Self-Efficacy Mediates Walking Performance in Older Adults with Knee Osteoarthritis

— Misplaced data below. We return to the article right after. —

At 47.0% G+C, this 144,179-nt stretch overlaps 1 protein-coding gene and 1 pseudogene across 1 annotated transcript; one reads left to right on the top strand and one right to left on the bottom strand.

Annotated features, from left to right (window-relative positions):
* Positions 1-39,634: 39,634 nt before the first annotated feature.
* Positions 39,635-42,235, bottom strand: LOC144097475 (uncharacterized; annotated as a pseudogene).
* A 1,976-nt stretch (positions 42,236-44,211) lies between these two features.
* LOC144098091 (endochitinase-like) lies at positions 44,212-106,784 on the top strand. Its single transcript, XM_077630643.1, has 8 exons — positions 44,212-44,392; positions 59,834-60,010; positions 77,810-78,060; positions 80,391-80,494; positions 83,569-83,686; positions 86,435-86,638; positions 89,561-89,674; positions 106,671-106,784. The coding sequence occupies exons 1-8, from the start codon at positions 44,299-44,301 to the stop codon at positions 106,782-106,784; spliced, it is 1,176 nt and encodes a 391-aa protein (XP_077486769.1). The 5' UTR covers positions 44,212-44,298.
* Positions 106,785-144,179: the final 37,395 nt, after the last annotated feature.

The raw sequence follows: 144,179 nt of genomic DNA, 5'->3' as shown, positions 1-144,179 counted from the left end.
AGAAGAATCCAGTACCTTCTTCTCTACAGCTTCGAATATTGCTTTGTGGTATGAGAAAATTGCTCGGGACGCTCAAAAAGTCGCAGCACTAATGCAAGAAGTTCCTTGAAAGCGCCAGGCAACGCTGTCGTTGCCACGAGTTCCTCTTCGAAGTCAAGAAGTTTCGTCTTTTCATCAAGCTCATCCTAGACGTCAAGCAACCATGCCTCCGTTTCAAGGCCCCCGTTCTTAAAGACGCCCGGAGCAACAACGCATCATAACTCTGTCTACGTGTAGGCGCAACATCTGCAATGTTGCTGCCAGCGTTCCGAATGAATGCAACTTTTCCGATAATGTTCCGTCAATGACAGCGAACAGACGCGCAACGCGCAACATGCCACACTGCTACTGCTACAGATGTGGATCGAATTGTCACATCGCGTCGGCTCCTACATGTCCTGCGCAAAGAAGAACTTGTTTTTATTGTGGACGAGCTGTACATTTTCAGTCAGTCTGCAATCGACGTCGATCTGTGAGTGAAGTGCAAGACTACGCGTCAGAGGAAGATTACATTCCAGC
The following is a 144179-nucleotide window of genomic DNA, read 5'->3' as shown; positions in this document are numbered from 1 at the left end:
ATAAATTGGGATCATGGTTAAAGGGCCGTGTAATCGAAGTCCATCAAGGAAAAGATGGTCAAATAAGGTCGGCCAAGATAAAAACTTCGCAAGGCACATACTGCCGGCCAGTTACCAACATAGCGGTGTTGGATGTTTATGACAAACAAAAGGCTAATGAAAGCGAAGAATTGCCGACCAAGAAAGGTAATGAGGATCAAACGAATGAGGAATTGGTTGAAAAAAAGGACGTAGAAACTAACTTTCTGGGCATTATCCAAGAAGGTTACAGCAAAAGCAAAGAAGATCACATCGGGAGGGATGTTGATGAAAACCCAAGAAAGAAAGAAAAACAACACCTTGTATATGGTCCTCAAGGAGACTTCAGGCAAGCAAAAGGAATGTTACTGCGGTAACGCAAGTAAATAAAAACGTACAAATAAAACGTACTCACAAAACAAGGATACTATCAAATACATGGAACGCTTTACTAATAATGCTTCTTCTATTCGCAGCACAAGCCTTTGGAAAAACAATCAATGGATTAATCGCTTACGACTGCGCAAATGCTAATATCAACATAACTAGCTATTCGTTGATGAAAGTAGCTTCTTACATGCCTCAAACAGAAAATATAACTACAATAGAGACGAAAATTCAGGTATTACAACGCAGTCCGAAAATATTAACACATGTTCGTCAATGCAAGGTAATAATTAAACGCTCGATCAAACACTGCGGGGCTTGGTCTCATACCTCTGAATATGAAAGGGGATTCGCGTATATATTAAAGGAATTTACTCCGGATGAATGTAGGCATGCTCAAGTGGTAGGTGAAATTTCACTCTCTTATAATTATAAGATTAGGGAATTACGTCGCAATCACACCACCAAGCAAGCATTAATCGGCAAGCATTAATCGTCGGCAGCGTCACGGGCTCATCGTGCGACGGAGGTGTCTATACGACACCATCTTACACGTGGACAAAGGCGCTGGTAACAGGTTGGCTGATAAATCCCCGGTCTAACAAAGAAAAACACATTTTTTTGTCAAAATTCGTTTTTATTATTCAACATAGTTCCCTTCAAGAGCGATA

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BACKGROUND: Self-efficacy is a determinant of walking performance in older adults with knee osteoarthritis. We examined whether self-efficacy mediated the effect of age, psychosocial, impairment, and mechanical factors on walking performance. METHODS: Fifty-four participants with knee osteoarthritis completed the Six Minute Walk test and Arthritis Self-Efficacy Scale. Independent variables reflected age, psychosocial (depressive symptoms), impairment (pain, stiffness), and mechanical (strength, obesity) factors. RESULTS: Self-efficacy fully mediated the effect of age and impairments on walking. The effects of strength were only partially mediated by self-efficacy. Depressive symptoms and obesity were not mediated by self-efficacy. CONCLUSIONS: These findings are consistent with Social Cognitive Theory, according to which age may alter outcome expectations, and impairments like pain and stiffness provide negative physiological feedback to influence performance. Mechanical factors like strength and obesity may better represent a person's capabilities and interact with other variables to influence physical performance in older adults with knee osteoarthritis.
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